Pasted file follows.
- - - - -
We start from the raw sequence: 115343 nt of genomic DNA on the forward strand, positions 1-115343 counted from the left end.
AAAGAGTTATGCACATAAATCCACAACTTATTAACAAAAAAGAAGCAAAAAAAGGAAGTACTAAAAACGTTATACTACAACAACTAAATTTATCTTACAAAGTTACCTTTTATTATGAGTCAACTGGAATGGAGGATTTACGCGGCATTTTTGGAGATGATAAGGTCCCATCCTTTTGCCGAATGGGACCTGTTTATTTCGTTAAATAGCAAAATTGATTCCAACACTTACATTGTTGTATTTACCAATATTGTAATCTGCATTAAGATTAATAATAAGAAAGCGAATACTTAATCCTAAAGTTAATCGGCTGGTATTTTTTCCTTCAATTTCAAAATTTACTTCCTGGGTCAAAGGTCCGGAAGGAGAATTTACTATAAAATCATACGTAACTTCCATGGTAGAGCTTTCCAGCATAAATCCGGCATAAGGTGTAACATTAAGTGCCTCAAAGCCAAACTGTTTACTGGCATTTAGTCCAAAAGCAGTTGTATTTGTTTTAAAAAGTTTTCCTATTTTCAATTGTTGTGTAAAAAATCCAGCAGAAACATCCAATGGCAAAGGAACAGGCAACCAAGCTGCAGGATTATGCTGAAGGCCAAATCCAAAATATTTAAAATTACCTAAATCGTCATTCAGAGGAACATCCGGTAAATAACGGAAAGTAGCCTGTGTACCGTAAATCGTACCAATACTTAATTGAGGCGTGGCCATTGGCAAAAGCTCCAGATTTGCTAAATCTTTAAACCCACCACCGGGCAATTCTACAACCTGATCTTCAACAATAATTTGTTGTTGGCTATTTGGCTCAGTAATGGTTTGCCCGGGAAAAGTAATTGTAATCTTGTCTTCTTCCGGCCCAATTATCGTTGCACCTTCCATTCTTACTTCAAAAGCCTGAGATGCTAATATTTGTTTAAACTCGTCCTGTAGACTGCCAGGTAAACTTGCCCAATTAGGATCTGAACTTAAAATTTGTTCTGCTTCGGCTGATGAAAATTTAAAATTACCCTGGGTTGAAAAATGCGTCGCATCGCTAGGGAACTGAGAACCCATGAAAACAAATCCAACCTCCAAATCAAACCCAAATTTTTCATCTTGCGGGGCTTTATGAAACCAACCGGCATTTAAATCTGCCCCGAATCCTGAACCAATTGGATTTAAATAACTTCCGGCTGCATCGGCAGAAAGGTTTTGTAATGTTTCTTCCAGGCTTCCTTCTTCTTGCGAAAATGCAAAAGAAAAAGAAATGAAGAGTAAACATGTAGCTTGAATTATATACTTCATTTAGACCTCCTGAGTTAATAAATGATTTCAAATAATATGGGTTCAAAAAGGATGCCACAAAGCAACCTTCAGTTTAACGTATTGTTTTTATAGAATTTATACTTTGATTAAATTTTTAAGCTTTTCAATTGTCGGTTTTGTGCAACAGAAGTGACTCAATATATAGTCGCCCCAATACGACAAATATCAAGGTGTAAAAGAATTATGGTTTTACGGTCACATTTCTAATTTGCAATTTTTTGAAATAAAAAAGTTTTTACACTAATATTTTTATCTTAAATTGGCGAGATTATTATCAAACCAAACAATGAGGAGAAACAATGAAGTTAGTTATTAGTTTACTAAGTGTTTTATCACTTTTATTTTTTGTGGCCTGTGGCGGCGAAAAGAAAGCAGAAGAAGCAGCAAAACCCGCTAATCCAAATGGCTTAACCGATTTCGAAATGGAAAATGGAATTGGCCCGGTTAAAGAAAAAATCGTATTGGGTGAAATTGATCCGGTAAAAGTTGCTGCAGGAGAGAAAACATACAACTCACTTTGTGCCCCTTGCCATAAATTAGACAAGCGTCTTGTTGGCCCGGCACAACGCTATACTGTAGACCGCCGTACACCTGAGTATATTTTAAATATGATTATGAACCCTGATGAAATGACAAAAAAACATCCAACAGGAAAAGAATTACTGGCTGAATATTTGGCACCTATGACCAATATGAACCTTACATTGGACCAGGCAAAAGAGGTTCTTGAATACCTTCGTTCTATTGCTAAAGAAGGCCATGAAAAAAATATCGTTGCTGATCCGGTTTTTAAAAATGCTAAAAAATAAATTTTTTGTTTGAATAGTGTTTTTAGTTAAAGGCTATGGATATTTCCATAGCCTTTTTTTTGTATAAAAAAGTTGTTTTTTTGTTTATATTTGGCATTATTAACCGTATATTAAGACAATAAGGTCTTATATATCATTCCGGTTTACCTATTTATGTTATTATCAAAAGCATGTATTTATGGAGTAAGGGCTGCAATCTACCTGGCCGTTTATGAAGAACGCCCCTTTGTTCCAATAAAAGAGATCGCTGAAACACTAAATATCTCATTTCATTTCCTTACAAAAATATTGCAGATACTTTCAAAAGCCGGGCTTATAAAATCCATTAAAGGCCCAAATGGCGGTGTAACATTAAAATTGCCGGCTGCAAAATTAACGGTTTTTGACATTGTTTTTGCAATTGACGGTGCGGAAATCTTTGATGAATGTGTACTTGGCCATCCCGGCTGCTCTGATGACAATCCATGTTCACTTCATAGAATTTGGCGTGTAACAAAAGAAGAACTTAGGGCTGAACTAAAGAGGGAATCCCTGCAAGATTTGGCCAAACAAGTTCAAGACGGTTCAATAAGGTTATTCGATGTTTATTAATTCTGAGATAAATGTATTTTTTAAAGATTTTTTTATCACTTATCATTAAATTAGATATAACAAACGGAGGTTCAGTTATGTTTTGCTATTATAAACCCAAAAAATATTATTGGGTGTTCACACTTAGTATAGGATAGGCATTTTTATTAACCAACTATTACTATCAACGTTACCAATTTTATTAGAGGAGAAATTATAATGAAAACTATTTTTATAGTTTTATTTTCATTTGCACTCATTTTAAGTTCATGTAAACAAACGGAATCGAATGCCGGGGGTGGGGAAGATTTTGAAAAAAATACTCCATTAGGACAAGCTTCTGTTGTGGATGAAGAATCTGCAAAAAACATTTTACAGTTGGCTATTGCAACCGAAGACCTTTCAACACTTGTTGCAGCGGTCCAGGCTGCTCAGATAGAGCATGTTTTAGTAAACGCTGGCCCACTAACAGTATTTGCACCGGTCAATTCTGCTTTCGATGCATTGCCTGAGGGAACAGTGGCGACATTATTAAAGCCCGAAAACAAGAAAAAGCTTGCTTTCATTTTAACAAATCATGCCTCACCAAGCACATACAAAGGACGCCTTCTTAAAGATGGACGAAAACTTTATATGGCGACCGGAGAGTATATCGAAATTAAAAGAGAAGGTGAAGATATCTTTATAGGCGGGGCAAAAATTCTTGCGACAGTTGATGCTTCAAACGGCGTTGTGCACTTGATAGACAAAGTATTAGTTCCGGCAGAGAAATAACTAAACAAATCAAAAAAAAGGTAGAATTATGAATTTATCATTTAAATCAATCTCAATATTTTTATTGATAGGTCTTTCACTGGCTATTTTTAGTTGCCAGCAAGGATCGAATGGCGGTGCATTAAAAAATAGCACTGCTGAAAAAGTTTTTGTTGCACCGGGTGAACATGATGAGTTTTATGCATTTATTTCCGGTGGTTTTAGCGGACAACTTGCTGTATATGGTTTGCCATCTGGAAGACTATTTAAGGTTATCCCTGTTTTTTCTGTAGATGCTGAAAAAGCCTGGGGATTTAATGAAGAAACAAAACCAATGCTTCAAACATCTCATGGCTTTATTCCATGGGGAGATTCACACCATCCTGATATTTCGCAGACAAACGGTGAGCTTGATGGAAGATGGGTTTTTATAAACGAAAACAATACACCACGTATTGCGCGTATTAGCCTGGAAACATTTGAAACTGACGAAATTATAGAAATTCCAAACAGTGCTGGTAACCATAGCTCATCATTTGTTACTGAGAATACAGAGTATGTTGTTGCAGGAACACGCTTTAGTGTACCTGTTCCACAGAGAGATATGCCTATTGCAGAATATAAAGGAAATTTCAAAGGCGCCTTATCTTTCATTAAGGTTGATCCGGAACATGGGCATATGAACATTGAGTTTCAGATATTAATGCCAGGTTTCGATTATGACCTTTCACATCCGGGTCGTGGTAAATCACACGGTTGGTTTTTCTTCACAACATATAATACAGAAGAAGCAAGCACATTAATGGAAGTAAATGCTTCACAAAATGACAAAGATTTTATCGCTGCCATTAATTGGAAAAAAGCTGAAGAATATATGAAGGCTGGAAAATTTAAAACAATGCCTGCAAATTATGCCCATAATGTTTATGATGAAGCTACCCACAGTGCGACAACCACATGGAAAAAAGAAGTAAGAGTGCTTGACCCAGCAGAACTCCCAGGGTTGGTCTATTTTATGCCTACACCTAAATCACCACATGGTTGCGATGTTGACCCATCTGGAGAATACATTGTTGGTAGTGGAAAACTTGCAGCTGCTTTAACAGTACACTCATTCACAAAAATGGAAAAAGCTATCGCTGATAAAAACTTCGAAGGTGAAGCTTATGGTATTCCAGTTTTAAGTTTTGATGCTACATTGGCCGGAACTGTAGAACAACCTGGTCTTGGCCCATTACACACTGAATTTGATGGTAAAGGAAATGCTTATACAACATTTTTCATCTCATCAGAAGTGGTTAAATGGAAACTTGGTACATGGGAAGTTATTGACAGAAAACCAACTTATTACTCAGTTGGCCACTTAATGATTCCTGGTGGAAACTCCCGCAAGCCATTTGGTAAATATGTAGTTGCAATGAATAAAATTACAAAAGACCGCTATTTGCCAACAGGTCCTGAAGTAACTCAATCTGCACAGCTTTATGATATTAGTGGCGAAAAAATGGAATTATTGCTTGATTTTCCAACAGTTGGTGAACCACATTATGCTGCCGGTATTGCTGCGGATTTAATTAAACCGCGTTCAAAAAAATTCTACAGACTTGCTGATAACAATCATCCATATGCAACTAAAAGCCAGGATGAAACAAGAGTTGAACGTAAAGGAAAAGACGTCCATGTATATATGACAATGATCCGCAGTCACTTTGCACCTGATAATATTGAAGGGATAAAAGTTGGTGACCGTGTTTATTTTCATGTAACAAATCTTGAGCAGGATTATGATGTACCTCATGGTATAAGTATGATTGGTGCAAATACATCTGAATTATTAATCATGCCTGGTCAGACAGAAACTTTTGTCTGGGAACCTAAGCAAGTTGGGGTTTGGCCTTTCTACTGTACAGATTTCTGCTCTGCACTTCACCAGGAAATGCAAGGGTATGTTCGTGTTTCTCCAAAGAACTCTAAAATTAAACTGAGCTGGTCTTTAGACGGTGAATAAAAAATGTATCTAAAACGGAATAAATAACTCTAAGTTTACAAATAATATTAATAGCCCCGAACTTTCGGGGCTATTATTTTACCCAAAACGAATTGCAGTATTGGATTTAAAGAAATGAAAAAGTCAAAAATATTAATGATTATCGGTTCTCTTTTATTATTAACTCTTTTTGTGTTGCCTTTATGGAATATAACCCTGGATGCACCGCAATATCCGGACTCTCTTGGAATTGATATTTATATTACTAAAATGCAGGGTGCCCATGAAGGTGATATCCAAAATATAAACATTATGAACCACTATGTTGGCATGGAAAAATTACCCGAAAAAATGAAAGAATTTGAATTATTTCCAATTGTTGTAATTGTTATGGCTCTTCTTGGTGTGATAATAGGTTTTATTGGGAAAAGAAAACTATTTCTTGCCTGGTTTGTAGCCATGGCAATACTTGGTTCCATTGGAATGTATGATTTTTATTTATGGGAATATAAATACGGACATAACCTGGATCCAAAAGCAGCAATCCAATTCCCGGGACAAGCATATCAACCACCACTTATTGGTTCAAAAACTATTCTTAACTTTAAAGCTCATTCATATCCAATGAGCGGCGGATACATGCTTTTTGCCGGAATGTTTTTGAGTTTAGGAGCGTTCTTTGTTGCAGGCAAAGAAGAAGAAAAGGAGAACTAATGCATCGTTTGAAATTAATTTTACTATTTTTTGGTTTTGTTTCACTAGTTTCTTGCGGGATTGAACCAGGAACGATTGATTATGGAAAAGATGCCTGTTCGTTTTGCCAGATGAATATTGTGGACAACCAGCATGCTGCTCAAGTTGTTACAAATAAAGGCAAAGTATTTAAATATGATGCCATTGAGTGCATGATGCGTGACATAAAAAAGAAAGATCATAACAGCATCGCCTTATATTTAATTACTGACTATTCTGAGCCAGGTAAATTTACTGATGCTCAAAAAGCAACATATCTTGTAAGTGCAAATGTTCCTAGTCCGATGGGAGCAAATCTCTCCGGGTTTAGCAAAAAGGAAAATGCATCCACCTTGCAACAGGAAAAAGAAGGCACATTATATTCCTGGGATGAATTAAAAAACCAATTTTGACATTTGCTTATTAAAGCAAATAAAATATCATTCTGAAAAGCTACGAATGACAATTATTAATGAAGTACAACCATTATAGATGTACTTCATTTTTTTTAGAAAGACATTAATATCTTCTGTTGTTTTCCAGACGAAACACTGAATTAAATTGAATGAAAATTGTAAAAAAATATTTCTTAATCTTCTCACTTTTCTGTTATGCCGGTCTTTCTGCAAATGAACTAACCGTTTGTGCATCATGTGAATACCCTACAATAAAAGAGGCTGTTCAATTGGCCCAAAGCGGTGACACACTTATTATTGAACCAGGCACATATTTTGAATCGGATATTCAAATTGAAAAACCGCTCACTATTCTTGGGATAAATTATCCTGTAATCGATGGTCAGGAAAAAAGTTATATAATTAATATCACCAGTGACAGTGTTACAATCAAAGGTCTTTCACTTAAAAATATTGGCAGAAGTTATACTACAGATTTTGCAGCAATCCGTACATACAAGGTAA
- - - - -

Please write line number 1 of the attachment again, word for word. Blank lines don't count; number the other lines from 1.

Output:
We start from the raw sequence: 115343 nt of genomic DNA on the forward strand, positions 1-115343 counted from the left end.